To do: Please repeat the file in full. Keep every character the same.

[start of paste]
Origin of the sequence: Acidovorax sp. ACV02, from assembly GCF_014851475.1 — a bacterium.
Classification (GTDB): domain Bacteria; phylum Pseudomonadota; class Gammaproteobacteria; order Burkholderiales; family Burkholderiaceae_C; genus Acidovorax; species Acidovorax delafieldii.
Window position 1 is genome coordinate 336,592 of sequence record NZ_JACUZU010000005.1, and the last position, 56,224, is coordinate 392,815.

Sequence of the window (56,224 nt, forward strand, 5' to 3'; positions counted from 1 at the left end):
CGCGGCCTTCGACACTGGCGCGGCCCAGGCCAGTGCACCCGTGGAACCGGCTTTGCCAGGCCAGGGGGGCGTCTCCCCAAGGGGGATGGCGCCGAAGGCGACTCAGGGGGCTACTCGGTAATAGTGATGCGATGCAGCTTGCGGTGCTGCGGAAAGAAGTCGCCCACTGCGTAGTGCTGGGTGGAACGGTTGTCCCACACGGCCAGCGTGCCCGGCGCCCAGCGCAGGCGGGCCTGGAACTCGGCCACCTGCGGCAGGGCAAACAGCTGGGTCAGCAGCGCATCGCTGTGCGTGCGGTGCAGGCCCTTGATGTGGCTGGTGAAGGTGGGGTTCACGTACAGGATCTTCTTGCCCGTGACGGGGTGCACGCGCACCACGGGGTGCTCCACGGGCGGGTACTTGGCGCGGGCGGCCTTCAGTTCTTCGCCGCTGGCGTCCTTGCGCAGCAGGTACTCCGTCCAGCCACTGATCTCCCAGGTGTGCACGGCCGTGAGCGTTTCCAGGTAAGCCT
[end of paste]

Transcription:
Origin of the sequence: Acidovorax sp. ACV02, from assembly GCF_014851475.1 — a bacterium.
Classification (GTDB): domain Bacteria; phylum Pseudomonadota; class Gammaproteobacteria; order Burkholderiales; family Burkholderiaceae_C; genus Acidovorax; species Acidovorax delafieldii.
Window position 1 is genome coordinate 336,592 of sequence record NZ_JACUZU010000005.1, and the last position, 56,224, is coordinate 392,815.

Sequence of the window (56,224 nt, forward strand, 5' to 3'; positions counted from 1 at the left end):
CGCGGCCTTCGACACTGGCGCGGCCCAGGCCAGTGCACCCGTGGAACCGGCTTTGCCAGGCCAGGGGGGCGTCTCCCCAAGGGGGATGGCGCCGAAGGCGACTCAGGGGGCTACTCGGTAATAGTGATGCGATGCAGCTTGCGGTGCTGCGGAAAGAAGTCGCCCACTGCGTAGTGCTGGGTGGAACGGTTGTCCCACACGGCCAGCGTGCCCGGCGCCCAGCGCAGGCGGGCCTGGAACTCGGCCACCTGCGGCAGGGCAAACAGCTGGGTCAGCAGCGCATCGCTGTGCGTGCGGTGCAGGCCCTTGATGTGGCTGGTGAAGGTGGGGTTCACGTACAGGATCTTCTTGCCCGTGACGGGGTGCACGCGCACCACGGGGTGCTCCACGGGCGGGTACTTGGCGCGGGCGGCCTTCAGTTCTTCGCCGCTGGCGTCCTTGCGCAGCAGGTACTCCGTCCAGCCACTGATCTCCCAGGTGTGCACGGCCGTGAGCGTTTCCAGGTAAGCCT